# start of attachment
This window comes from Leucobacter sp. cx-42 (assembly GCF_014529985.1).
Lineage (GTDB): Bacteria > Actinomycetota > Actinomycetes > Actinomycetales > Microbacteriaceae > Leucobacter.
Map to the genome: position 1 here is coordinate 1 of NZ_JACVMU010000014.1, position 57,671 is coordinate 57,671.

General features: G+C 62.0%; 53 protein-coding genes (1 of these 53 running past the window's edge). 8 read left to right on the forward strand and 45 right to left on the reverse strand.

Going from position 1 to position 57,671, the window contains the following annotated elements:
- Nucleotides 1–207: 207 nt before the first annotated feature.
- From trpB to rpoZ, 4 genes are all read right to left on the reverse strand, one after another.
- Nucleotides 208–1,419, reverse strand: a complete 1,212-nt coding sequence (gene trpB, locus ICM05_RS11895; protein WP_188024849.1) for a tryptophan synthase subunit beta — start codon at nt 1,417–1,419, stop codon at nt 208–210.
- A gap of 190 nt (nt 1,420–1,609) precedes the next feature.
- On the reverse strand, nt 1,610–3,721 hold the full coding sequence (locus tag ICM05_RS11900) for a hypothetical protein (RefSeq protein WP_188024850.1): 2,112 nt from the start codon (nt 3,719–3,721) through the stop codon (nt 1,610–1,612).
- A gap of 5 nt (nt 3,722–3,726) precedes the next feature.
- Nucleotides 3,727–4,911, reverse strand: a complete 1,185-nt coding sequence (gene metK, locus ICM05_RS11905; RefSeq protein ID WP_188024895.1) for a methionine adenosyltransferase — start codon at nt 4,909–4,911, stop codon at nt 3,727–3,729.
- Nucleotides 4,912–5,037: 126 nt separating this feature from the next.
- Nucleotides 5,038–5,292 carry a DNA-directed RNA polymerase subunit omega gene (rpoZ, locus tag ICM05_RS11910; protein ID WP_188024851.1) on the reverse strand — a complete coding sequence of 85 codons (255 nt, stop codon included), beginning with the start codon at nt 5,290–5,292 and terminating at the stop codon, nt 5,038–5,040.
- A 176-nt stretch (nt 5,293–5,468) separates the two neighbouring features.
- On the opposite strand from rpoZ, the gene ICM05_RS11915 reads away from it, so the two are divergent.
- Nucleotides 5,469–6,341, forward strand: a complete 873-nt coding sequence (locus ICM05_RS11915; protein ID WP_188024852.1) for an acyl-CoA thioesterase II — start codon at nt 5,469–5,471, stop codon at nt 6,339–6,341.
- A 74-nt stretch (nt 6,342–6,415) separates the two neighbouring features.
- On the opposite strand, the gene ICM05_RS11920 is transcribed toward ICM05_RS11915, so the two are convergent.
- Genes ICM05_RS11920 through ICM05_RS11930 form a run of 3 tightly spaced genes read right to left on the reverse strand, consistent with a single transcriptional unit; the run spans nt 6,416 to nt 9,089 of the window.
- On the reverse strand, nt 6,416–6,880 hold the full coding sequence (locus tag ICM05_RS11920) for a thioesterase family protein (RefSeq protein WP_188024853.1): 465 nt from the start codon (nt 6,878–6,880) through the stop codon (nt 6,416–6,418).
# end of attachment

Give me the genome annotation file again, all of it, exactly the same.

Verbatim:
This window comes from Leucobacter sp. cx-42 (assembly GCF_014529985.1).
Lineage (GTDB): Bacteria > Actinomycetota > Actinomycetes > Actinomycetales > Microbacteriaceae > Leucobacter.
Map to the genome: position 1 here is coordinate 1 of NZ_JACVMU010000014.1, position 57,671 is coordinate 57,671.

General features: G+C 62.0%; 53 protein-coding genes (1 of these 53 running past the window's edge). 8 read left to right on the forward strand and 45 right to left on the reverse strand.

Going from position 1 to position 57,671, the window contains the following annotated elements:
- Nucleotides 1–207: 207 nt before the first annotated feature.
- From trpB to rpoZ, 4 genes are all read right to left on the reverse strand, one after another.
- Nucleotides 208–1,419, reverse strand: a complete 1,212-nt coding sequence (gene trpB, locus ICM05_RS11895; protein WP_188024849.1) for a tryptophan synthase subunit beta — start codon at nt 1,417–1,419, stop codon at nt 208–210.
- A gap of 190 nt (nt 1,420–1,609) precedes the next feature.
- On the reverse strand, nt 1,610–3,721 hold the full coding sequence (locus tag ICM05_RS11900) for a hypothetical protein (RefSeq protein WP_188024850.1): 2,112 nt from the start codon (nt 3,719–3,721) through the stop codon (nt 1,610–1,612).
- A gap of 5 nt (nt 3,722–3,726) precedes the next feature.
- Nucleotides 3,727–4,911, reverse strand: a complete 1,185-nt coding sequence (gene metK, locus ICM05_RS11905; RefSeq protein ID WP_188024895.1) for a methionine adenosyltransferase — start codon at nt 4,909–4,911, stop codon at nt 3,727–3,729.
- Nucleotides 4,912–5,037: 126 nt separating this feature from the next.
- Nucleotides 5,038–5,292 carry a DNA-directed RNA polymerase subunit omega gene (rpoZ, locus tag ICM05_RS11910; protein ID WP_188024851.1) on the reverse strand — a complete coding sequence of 85 codons (255 nt, stop codon included), beginning with the start codon at nt 5,290–5,292 and terminating at the stop codon, nt 5,038–5,040.
- A 176-nt stretch (nt 5,293–5,468) separates the two neighbouring features.
- On the opposite strand from rpoZ, the gene ICM05_RS11915 reads away from it, so the two are divergent.
- Nucleotides 5,469–6,341, forward strand: a complete 873-nt coding sequence (locus ICM05_RS11915; protein ID WP_188024852.1) for an acyl-CoA thioesterase II — start codon at nt 5,469–5,471, stop codon at nt 6,339–6,341.
- A 74-nt stretch (nt 6,342–6,415) separates the two neighbouring features.
- On the opposite strand, the gene ICM05_RS11920 is transcribed toward ICM05_RS11915, so the two are convergent.
- Genes ICM05_RS11920 through ICM05_RS11930 form a run of 3 tightly spaced genes read right to left on the reverse strand, consistent with a single transcriptional unit; the run spans nt 6,416 to nt 9,089 of the window.
- On the reverse strand, nt 6,416–6,880 hold the full coding sequence (locus tag ICM05_RS11920) for a thioesterase family protein (RefSeq protein WP_188024853.1): 465 nt from the start codon (nt 6,878–6,880) through the stop codon (nt 6,416–6,418).